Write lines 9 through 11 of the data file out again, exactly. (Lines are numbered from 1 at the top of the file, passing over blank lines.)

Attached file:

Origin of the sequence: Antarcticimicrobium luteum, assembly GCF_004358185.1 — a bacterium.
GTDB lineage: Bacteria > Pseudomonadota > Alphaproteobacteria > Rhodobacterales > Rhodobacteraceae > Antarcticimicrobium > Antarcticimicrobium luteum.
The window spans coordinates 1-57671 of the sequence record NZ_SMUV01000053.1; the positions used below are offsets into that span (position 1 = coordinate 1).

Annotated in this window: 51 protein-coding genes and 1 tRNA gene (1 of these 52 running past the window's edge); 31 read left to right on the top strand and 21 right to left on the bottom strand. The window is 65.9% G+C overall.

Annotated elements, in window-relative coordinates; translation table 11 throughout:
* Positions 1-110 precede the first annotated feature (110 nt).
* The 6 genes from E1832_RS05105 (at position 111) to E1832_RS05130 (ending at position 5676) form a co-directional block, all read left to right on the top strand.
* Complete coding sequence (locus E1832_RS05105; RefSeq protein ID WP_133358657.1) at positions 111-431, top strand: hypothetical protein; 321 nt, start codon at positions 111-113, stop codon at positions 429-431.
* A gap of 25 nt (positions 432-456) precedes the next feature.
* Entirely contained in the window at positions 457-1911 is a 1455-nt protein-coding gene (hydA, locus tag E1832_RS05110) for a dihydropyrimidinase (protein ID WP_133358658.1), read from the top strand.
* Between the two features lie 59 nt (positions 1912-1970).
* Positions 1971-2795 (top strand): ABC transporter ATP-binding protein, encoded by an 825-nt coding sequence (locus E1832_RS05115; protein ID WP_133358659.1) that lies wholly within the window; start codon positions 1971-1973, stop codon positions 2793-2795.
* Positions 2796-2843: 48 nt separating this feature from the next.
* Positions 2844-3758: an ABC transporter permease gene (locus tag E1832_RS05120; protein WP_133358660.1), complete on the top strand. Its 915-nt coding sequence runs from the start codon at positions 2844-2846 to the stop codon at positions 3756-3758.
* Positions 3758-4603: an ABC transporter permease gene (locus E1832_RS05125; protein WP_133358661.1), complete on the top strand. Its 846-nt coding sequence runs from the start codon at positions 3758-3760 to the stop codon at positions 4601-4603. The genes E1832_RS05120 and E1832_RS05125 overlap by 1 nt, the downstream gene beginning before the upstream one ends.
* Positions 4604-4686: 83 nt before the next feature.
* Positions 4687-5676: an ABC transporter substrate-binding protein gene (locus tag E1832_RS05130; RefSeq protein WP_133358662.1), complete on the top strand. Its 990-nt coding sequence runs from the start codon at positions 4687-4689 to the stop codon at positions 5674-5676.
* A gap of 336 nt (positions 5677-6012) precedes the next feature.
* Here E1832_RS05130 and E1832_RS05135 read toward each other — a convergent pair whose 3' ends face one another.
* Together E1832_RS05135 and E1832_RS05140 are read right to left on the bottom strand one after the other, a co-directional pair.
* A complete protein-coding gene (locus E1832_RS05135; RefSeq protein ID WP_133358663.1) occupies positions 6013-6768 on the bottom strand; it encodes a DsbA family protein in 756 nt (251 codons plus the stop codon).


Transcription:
* A gap of 25 nt (positions 432-456) precedes the next feature.
* Entirely contained in the window at positions 457-1911 is a 1455-nt protein-coding gene (hydA, locus tag E1832_RS05110) for a dihydropyrimidinase (protein ID WP_133358658.1), read from the top strand.
* Between the two features lie 59 nt (positions 1912-1970).